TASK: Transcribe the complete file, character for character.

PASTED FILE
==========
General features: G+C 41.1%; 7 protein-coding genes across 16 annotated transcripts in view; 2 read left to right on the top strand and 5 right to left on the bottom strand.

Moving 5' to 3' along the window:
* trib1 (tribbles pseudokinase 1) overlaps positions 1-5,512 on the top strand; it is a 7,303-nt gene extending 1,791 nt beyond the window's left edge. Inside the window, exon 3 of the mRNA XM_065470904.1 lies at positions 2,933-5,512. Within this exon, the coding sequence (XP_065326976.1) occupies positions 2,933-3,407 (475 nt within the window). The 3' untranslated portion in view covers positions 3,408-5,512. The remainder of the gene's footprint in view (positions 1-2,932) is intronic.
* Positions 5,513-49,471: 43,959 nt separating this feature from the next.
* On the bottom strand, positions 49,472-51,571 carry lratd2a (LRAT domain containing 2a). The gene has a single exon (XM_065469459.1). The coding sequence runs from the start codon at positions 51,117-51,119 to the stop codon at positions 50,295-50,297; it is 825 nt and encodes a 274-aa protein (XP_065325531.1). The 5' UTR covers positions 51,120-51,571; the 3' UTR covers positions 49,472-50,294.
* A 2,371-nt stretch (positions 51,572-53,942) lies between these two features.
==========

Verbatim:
General features: G+C 41.1%; 7 protein-coding genes across 16 annotated transcripts in view; 2 read left to right on the top strand and 5 right to left on the bottom strand.

Moving 5' to 3' along the window:
* trib1 (tribbles pseudokinase 1) overlaps positions 1-5,512 on the top strand; it is a 7,303-nt gene extending 1,791 nt beyond the window's left edge. Inside the window, exon 3 of the mRNA XM_065470904.1 lies at positions 2,933-5,512. Within this exon, the coding sequence (XP_065326976.1) occupies positions 2,933-3,407 (475 nt within the window). The 3' untranslated portion in view covers positions 3,408-5,512. The remainder of the gene's footprint in view (positions 1-2,932) is intronic.
* Positions 5,513-49,471: 43,959 nt separating this feature from the next.
* On the bottom strand, positions 49,472-51,571 carry lratd2a (LRAT domain containing 2a). The gene has a single exon (XM_065469459.1). The coding sequence runs from the start codon at positions 51,117-51,119 to the stop codon at positions 50,295-50,297; it is 825 nt and encodes a 274-aa protein (XP_065325531.1). The 5' UTR covers positions 51,120-51,571; the 3' UTR covers positions 49,472-50,294.
* A 2,371-nt stretch (positions 51,572-53,942) lies between these two features.